Electronic Payments Network (EPN)

What Is the Electronic Payments Network (EPN)?

The term Electronic Payments Network (EPN) refers to a financial clearinghouse that handles a variety of electronic funds transfers for the private sector. It is one of the automated clearinghouses (ACHs) in the United States, along with the Reserve Banks. Funds are transferred using the EPN between accounts at the same or different financial institutions. Examples of transfers under the EPN include deposits for payroll, Social Security benefits, and tax refunds, as well as debit transfers like loan payments and insurance premiums.

Key Takeaways

  • The Electronic Payments Network is a financial clearinghouse that handles electronic funds transfers for the private sector. 
  • The network facilitates bulk credit and debit transactions, such as payroll deposits and loan payments.
  • It is used to process recurring payments as well as one-time debit transfers.

Understanding the Electronic Payments Network (EPN)

The automated clearinghouse is a network that facilitates the electronic transfer of money from one account to another by allowing financial institutions to execute bulk transfers electronically—either credit or debit transactions. There are two systems used across the United States—the Federal Reserve Bank and the Electronic Payments Network. Both of these systems process all of the ACH transactions in the country. The network was originally used to process recurring payments but now facilitates one-time debit transfers, such as payments made over the telephone and internet.

Many individuals and businesses prefer ACH payments because they are easy, convenient, and secure. For instance, the EPN is likely a key part of direct payroll deposits made by most employers, saving employees from a trip to the bank to deposit their paychecks. ACH payments are also ideal for things like recurrent billing, allowing for much faster processing and lower fees compared to checks and credit cards.

How ACH Works

Here's how the system works:

  1. An originator—an individual, corporation, or another entity—initiates a direct deposit or direct payment using the ACH network.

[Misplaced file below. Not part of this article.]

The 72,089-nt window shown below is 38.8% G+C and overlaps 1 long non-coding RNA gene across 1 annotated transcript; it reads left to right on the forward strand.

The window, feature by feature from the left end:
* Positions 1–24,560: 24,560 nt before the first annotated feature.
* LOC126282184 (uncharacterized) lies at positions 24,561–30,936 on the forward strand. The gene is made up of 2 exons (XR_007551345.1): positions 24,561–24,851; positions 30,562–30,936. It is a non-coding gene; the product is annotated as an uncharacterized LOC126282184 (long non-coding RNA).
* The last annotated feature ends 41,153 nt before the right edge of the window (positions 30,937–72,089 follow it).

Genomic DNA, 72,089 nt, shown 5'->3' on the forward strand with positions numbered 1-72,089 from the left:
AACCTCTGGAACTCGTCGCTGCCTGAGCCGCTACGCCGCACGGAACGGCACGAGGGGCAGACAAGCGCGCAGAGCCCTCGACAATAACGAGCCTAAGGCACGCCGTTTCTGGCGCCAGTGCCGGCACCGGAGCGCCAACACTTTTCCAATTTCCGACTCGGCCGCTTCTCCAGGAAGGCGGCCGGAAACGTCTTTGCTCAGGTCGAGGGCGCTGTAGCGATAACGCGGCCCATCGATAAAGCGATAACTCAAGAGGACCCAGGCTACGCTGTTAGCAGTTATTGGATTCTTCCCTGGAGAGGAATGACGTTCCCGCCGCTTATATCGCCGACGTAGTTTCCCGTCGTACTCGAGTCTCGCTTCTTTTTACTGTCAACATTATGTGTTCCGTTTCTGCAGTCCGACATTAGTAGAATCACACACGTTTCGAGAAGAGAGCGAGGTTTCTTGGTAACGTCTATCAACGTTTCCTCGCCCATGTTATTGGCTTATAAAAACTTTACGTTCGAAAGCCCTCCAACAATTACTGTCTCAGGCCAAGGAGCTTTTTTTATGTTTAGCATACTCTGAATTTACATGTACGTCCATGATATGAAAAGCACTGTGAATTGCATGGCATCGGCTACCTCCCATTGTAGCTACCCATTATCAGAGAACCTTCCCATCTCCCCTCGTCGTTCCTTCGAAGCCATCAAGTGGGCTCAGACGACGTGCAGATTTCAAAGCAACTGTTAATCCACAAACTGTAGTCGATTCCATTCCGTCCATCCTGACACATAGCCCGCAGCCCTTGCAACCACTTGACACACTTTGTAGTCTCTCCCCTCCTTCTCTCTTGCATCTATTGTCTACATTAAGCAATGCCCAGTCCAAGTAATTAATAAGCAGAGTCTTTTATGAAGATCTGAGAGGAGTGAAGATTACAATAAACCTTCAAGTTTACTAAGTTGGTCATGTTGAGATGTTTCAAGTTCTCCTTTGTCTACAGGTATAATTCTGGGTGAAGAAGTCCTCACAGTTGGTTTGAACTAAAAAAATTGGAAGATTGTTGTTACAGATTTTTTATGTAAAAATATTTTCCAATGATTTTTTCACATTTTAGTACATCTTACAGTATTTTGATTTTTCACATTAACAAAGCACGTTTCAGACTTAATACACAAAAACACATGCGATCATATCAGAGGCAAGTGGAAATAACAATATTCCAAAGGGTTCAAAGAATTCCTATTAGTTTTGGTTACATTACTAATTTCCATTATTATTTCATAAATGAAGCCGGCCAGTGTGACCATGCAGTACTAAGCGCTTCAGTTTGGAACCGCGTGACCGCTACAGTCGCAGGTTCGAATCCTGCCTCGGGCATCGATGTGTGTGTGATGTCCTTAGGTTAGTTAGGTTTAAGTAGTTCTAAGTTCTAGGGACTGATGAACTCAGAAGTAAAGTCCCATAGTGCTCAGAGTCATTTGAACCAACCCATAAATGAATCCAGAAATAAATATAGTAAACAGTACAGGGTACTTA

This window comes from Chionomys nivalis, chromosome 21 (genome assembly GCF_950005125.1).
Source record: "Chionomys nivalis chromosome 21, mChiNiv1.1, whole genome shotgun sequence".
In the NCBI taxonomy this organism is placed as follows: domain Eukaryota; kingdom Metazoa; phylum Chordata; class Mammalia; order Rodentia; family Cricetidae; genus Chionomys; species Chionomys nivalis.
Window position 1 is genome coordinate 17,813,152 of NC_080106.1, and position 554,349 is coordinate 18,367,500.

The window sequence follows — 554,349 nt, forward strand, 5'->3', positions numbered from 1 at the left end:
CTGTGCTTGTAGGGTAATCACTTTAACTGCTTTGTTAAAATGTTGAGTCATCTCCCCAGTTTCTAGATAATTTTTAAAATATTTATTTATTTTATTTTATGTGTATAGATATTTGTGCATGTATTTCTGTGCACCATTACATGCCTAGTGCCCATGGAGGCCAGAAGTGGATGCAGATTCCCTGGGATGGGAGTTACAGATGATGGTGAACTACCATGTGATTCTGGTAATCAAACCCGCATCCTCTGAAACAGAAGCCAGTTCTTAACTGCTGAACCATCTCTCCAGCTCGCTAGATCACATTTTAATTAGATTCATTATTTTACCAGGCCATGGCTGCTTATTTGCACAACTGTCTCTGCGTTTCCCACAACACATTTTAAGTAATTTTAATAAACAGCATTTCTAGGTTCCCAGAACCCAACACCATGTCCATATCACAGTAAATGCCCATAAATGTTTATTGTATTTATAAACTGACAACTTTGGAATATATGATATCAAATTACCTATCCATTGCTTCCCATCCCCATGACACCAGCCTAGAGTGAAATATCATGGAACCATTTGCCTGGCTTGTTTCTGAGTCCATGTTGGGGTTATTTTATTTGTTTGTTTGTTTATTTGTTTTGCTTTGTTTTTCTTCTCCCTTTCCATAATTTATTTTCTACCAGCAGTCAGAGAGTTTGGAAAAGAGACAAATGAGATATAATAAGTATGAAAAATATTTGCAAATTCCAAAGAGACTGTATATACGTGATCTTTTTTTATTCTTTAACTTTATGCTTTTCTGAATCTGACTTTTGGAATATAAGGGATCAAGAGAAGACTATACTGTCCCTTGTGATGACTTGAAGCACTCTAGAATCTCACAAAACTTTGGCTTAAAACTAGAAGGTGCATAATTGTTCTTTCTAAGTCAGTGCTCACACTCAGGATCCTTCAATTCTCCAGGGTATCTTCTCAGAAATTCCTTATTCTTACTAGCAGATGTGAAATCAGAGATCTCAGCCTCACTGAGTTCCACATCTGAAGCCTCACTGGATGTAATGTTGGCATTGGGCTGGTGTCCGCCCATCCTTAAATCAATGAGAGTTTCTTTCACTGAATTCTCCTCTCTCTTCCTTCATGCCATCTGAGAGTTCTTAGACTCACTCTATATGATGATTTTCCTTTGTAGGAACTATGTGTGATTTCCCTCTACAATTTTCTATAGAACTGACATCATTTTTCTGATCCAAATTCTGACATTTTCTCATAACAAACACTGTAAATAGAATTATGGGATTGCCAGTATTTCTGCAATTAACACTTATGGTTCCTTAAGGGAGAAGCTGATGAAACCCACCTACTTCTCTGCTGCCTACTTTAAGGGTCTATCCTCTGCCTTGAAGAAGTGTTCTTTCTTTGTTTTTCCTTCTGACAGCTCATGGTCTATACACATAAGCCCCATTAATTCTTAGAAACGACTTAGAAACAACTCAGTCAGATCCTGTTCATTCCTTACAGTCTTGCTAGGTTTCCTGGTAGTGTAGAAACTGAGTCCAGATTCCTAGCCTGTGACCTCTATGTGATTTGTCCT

2. ACH entries are entered and transmitted electronically rather than by check.
  3. The originating depository financial institution (ODFI) enters the ACH entry at the request of the originator.
  4. The ODFI aggregates payments from customers and transmits them in batches at regular, predetermined intervals to an ACH Operator.
  5. ACH operators—either the Federal Reserve or the EPN—receive batches of ACH entries from the ODFI. 
  6. All ACH transactions are sorted and made available by the operator to the receiving depository financial institution (RDFI).
  7. The receiver's account is debited or credited by the RDFI, according to the type of ACH entry. Just like an originator, a receiver can be an individual, business, or another entity.
  8. Each ACH credit transaction settles in one to two business days. Each debit transaction settles in one business day. 

Credit transactions settle in one to two business days while debit transactions settle in one business day. 

History of the Electronic Payments Network (EPN)

The EPN is owned and operated by The Clearing House Payments Company, a private corporation owned by some of the largest commercial banks. This makes the EPN a bank consortium of sorts. The network was created in 1981 when the Clearing House Payments Company pioneered the use of an evening processing cycle to permit overnight delivery of time-critical corporate ACH debits. This system made funds available much sooner than ever before, replacing the use of the older depository transfer checks

The EPN has been responsible for some of the most important ACH innovations—including the creation of the first all-electronic transfer environment. This pivotal invention has increased the efficiency and timeliness of business operations in all corners of the financial marketplace including the facilitation of credit and debit transactions. As mentioned above, credit transactions include things such as payroll, social security, tax refund, and dividend deposits while debit transactions include withdrawals like loan payments, insurance premiums, mortgage payments, and utility bills.

Article Sources
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  1. The Clearing House. "Our History." Accessed Nov. 3, 2020.

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